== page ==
18. 18. Fréderic Godin - Explaining Character-Aware Neural Networks for Word-Level Prediction Do the NN patterns follow manual segmentations? 18 All = every possible combination of characters Cons = all consecutive character n-grams
  19. 19. Fréderic Godin - Explaining Character-Aware Neural Networks for Word-Level Prediction Visualizing contributions: 1 character 19 Spanish ^ g r a t u i t a $ Label: Gender=feminine
  20. 20. Fréderic Godin - Explaining Character-Aware Neural Networks for Word-Level Prediction Visualizing contributions: 2 characters (Swedish) 20 CNN BiLSTM ^ k r o n o r $ ^ k r o n o r $ ^ k r o n o r $ ^ k r o n o r $ Label: number=plural
  21. 21. Fréderic Godin - Explaining Character-Aware Neural Networks for Word-Level Prediction Most important patterns per language: Spanish 21 Linguistic rules for feminine gender: - Feminine adjectives often end with “a” - Nouns ending with “dad” or “ión” are often feminine Found pattern: - “a” is a very important pattern - “dad” and “sió” are import trigrams
  22. 22. Fréderic Godin - Explaining Character-Aware Neural Networks for Word-Level Prediction Most important patterns per language: Swedish 22 Linguistic rules for plural form: - 5 suffixes: or, ar, (e)r, n, and no ending “na” is definite article in plural forms Found pattern: - “or” and “ar” - But also “na” and “rn”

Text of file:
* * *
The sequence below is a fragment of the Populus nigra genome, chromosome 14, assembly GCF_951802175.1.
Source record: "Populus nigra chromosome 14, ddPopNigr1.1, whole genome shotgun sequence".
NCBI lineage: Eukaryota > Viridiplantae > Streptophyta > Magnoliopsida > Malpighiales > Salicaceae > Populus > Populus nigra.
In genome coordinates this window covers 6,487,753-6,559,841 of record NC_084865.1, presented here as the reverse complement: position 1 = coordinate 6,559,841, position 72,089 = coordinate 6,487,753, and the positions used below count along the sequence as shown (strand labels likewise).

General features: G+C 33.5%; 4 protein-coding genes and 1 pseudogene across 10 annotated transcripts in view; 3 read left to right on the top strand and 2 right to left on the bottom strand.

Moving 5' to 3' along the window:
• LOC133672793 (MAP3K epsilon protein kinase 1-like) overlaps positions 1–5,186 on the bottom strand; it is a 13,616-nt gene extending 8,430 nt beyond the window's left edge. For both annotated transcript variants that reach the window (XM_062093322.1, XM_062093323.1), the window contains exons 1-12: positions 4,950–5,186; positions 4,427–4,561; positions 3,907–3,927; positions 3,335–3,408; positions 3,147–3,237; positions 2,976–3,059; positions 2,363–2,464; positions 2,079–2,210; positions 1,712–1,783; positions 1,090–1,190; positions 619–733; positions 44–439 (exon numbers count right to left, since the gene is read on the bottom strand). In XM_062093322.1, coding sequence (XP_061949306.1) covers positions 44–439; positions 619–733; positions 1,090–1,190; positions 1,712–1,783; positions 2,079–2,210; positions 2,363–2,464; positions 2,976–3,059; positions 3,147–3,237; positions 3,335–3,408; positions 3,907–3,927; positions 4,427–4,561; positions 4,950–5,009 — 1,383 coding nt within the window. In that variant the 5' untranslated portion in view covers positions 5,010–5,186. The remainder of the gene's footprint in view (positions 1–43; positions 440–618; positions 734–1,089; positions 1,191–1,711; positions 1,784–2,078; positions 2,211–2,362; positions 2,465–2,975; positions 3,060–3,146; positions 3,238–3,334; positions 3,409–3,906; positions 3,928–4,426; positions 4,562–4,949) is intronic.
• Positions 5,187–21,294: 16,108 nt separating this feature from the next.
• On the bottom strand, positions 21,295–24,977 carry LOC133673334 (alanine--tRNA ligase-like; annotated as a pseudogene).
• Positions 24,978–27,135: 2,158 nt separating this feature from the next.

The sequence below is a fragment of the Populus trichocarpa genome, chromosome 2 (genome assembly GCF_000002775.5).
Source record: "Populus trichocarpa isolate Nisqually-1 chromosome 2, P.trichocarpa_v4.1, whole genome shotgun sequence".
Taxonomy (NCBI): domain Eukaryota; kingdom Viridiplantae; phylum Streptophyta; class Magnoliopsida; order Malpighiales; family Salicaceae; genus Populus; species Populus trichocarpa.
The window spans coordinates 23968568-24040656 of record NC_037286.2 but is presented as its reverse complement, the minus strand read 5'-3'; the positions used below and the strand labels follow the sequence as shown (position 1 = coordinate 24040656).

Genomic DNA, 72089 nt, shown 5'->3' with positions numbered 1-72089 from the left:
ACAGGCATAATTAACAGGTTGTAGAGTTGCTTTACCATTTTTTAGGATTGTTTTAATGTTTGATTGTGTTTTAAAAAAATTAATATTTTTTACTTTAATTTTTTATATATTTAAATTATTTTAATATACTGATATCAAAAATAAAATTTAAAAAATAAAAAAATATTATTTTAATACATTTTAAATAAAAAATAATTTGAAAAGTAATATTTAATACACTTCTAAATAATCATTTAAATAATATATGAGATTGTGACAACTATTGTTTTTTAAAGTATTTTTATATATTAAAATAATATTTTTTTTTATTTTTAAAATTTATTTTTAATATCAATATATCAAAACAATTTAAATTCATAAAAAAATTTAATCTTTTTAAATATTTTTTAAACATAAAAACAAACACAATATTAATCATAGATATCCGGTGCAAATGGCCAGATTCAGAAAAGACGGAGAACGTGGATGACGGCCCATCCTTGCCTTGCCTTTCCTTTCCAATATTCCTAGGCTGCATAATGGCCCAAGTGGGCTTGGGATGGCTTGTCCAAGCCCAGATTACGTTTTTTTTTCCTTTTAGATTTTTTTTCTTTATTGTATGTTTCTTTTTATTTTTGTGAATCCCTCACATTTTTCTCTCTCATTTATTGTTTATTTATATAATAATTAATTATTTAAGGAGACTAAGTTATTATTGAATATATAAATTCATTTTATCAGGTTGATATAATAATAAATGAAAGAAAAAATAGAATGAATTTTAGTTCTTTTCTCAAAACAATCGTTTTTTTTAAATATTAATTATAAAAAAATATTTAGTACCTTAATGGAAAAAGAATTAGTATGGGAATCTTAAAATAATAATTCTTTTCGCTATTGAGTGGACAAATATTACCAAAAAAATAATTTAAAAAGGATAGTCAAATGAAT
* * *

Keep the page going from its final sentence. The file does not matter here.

23. 23. Fréderic Godin - Explaining Character-Aware Neural Networks for Word-Level Prediction Interactions/compositions of patterns How do positive and negative patterns interact? Consider the Spanish verb “gusta” - Gender=Not Applicable (NA) - We know that suffix “a” is indicator for gender=feminine 23 Consider most positive/negative set of characters per class: The stem provides counterevidence for gender=feminine
  24. 24. Conclusion 24
  25. 25. Fréderic Godin - Explaining Character-Aware Neural Networks for Word-Level Prediction Summary We introduced a white box approach to understanding CNNs We showed that: ̶ BiLSTMs and CNNs sometimes choose different patterns ̶ The learned patterns coincide with our linguistic knowledge ̶ Sometimes other plausible patterns are used 25
  26. 26. Fréderic Godin - Explaining Character-Aware Neural Networks for Word-Level Prediction Questions? 26
  27. 27. Fréderic Godin Ph.D. Researcher Deep Learning and NLP IDLab E frederic.godin@ugent.be @frederic_godin www.fredericgodin.com idlab.technology / idlab.ugent.be